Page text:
Humans may be the only species in the animal kingdom who are capable of appreciating pleasant combinations of musical notes, according to researchers.
Scientists at the Massachusetts Institute of Technology and Marc Hauser of Harvard University, found after experimenting on monkeys that they are not gifted with the ability of discerning consonant tones or pleasant sounds from dissonant sounds or unpleasant, jarring noise.
For years, scientists have sought to explain why we prefer consonant sounds to dissonant ones. One theory is that our dislike of dissonance is related to the sensation of 'beats' that occur when the notes interfere.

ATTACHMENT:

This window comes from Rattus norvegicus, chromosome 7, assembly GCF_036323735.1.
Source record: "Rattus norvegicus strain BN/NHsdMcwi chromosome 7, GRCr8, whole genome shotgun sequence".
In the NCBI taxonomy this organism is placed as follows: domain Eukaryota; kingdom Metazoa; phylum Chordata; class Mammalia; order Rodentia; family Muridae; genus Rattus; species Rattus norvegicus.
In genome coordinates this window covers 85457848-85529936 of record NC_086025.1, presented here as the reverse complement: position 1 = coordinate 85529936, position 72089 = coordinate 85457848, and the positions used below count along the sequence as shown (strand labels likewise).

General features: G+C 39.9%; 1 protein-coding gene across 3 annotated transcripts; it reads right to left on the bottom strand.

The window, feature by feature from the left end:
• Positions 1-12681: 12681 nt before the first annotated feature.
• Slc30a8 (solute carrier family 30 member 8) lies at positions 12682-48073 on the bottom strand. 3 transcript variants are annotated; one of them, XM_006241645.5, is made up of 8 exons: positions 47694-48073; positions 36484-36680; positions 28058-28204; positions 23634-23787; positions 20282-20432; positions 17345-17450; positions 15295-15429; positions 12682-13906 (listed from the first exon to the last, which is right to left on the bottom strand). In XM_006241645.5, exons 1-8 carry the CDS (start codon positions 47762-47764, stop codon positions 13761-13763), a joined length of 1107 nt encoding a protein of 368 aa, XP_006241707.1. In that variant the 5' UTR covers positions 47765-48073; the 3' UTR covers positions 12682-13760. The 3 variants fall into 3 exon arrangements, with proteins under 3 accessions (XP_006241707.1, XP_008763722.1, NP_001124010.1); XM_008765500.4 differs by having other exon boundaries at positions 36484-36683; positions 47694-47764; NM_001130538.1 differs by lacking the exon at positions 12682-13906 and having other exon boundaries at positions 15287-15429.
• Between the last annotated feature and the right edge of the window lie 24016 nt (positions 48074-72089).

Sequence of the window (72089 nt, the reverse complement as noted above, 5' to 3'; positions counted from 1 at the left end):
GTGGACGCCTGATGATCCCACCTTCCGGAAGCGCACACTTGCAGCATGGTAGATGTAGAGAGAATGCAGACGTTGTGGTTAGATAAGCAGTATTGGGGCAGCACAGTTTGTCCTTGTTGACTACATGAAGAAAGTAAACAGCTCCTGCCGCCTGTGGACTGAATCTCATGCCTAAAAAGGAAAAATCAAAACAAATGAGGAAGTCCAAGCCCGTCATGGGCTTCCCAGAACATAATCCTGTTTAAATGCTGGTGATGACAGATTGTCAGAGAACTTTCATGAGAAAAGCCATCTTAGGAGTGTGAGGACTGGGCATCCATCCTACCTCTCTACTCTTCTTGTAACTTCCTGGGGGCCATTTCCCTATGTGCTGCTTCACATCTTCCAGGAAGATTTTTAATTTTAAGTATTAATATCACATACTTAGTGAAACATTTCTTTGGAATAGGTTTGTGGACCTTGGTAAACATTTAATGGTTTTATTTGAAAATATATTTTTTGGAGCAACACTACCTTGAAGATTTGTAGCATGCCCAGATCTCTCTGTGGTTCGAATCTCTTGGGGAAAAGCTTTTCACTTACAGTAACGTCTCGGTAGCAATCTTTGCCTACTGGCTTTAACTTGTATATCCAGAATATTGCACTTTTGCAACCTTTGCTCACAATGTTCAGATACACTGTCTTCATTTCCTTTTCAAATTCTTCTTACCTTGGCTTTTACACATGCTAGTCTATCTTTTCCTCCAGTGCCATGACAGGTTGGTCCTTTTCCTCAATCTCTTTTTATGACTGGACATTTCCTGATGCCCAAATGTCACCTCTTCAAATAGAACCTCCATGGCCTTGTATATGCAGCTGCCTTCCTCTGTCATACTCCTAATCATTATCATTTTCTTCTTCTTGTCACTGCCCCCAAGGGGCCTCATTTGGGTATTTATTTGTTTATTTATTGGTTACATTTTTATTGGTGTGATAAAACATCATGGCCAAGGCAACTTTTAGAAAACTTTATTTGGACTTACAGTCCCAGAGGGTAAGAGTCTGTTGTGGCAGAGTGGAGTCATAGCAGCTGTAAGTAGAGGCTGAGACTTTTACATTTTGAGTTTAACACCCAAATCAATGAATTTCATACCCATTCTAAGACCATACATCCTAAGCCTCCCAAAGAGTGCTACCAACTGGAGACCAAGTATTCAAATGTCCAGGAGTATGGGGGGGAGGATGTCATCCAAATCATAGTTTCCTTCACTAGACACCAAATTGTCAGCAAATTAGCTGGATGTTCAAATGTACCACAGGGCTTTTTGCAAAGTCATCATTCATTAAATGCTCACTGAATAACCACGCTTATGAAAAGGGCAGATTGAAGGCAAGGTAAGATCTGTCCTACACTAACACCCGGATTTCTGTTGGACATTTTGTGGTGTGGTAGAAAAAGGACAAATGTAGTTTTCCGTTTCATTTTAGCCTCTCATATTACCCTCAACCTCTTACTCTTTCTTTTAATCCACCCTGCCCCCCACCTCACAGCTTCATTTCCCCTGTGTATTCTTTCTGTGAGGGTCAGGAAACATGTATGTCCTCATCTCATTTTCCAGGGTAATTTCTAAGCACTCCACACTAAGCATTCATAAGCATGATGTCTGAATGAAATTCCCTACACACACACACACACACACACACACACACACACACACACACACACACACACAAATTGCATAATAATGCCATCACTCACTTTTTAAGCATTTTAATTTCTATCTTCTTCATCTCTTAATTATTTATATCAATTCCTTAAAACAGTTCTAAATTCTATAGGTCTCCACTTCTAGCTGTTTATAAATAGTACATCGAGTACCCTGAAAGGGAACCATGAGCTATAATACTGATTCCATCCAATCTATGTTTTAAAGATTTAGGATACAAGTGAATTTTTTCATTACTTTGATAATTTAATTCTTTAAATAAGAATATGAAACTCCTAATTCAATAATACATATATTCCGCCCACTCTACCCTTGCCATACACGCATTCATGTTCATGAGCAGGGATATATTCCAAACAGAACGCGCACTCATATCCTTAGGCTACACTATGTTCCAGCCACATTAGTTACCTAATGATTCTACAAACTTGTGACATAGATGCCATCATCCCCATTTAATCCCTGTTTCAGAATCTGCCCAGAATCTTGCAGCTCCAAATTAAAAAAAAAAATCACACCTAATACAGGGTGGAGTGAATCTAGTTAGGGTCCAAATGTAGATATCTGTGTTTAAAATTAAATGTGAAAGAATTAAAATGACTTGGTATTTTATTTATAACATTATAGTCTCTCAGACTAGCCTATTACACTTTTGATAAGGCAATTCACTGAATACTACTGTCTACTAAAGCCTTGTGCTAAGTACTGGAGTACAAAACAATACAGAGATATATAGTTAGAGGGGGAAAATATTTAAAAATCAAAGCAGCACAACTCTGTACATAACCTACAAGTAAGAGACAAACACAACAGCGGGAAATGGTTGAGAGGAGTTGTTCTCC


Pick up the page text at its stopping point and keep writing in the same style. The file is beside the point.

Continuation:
"This is the first time that a lack of preference for consonance has been shown in primates," Isabelle Peretz, a psychologist from the University of Montreal, Canada, who studies music perception, was quoted as saying.
"I would place my bets on the fact that it's uniquely human," he added.
"If you want to look at the evolution of music it's important to do these types of studies," Laurel Trainor, a neuroscientist at McMaster University in Hamilton, Canada, was quoted as saying.
She added that this research supports the idea that humans have a special preference for consonance, one of the most basic structural elements of music. This could account for the fact that as far as we know, only humans produce songs simply for enjoyment.